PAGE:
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Weekly update: CSU leader elected

Updated: Feb 2, 2021

By Jack Turner

  • This week saw the CSU elect their new party leader Markus Söder. Running unchallenged, Söder, who is also the Minister President of Bavaria, was elected with 87% of the vote, which he described as an “honest result”. This marked a changing of the guard, as Söder’s election officially brings an end to Horst Seehofer’s decade in charge of the CSU, after he stepped down under pressure following poor state election results. Söder’s first major task is to unite the somewhat fractured relations with Kramp-Karrenbauer’s CDU before turning his eye to the upcoming European Elections. For an in-depth look at how he intends to modernise the CSU and make her “younger, more feminine and hipper”, see here.

  • On Saturday  over 35,000 consumers and small-scale farmers came to Berlin to demonstrate for climate-friendly agriculture. Their protest march, which included a train of 170 tractors, called for a change in in agricultural policy in the face of increased industrial farming, its subsidy policy, and its continued outdated approach to piglet castration. For a thought-provoking piece on the cost of Germany’s current approach to cheap food, see here.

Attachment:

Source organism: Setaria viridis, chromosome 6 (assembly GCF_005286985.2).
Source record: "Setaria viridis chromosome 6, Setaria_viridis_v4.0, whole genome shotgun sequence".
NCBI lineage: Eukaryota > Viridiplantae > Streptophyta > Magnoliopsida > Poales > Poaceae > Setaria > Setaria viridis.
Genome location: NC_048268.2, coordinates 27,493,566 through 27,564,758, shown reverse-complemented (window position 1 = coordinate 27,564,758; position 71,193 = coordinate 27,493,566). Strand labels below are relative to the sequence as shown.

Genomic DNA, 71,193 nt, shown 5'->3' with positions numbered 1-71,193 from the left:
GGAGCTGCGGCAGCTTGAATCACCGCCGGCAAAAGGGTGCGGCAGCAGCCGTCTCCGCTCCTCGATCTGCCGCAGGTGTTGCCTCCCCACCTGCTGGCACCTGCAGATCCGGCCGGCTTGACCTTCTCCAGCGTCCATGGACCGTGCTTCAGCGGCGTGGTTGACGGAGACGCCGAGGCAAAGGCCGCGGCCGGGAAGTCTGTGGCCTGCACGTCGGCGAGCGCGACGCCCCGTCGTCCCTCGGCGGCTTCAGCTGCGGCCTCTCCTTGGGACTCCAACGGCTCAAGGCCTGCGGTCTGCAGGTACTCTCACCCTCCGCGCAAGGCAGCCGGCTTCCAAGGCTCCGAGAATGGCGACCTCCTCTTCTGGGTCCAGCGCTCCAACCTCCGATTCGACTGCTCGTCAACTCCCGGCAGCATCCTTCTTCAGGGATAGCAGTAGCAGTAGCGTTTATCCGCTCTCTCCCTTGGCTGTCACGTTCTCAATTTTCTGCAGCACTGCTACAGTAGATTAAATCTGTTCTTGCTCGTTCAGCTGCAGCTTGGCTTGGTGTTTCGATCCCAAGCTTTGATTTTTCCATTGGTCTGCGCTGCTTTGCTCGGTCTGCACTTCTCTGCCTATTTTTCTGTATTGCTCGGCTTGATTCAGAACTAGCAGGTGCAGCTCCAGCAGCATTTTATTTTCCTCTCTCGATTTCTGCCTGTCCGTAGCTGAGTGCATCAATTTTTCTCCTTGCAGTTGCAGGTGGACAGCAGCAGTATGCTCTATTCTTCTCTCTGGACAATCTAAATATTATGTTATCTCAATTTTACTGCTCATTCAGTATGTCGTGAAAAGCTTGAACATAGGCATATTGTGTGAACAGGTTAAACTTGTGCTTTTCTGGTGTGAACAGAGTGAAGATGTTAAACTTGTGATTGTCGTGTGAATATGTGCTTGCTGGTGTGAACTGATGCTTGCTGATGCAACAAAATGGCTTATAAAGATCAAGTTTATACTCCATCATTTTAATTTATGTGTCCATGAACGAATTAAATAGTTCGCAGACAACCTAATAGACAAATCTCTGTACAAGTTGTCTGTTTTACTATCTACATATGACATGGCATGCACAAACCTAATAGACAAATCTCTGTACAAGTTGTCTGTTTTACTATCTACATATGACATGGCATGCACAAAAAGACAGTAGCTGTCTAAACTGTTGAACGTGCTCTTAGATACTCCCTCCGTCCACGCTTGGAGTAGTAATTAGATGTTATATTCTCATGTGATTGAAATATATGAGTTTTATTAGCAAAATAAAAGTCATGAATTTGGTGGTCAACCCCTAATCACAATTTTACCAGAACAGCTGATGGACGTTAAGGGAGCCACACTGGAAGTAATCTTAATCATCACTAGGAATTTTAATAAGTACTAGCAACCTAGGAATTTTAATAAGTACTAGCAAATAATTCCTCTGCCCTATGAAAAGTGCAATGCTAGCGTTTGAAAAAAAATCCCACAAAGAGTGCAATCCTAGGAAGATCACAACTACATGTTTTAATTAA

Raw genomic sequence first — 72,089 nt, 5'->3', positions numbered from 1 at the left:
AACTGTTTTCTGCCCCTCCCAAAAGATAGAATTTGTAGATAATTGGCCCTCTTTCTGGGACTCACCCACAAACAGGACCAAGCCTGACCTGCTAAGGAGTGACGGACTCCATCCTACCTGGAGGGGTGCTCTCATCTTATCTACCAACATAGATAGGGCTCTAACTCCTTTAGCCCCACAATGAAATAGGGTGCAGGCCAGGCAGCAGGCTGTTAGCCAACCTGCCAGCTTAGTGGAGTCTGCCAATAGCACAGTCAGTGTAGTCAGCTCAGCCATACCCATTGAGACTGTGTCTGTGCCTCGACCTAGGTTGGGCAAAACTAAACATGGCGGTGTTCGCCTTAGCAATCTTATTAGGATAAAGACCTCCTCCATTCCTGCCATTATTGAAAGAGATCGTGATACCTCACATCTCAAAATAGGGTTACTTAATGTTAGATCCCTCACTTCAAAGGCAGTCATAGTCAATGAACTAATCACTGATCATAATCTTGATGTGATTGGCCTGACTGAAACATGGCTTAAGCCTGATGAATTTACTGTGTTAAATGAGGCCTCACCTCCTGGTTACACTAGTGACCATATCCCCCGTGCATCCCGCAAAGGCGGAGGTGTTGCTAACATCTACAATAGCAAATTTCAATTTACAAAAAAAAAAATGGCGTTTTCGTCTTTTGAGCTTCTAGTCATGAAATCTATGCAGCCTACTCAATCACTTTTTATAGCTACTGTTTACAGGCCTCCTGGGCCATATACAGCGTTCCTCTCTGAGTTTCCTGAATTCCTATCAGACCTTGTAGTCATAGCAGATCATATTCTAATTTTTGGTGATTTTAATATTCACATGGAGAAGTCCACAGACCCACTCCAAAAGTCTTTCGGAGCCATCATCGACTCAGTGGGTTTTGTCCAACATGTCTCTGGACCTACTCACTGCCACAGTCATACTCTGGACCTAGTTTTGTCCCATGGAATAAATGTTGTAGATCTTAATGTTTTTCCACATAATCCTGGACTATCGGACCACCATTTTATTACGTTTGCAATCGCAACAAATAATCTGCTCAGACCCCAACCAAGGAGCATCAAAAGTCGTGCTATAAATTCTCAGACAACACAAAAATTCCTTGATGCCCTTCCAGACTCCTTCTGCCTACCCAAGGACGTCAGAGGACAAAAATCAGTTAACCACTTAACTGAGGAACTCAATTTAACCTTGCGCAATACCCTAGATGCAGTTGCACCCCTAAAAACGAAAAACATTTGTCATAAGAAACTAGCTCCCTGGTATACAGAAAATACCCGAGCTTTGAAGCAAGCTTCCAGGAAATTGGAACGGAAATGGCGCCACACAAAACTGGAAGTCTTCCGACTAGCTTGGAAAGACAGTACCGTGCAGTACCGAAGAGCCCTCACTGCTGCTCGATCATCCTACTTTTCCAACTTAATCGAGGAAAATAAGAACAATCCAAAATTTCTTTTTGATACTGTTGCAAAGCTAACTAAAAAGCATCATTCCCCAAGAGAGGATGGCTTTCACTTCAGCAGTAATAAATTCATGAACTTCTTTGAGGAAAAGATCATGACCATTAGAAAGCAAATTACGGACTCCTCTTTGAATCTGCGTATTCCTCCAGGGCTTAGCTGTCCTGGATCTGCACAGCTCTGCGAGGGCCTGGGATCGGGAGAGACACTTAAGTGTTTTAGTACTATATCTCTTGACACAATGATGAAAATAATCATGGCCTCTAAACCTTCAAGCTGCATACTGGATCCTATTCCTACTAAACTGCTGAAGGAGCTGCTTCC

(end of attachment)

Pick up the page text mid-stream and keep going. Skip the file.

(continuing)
• They were not alone in their protests, as more than 30,000 students across 50 different cities took to the streets during school-time to demonstrate for more protection from climate change. Some notable banners were emblazoned with such slogans as: "Why learn without a future?" and "Grandpa, what is a snowman?".

  • Finally, the Bundestag has voted to change the status of Algeria, Tunisia, Morocco and Georgia to ‘safe states’ for refugees to return to, to speed up deportations. As the acceptance rate is below 5% for these countries, Seehofer claimed: "we can devote more time, concentration and more energy to deal with applications from people truly needing protection and integrate them into our society". Die Grüne strongly reject the proposal, however, so although it has passed through the Bundestag, it is highly likely it will be dismissed at the Bundesrat in the coming month.

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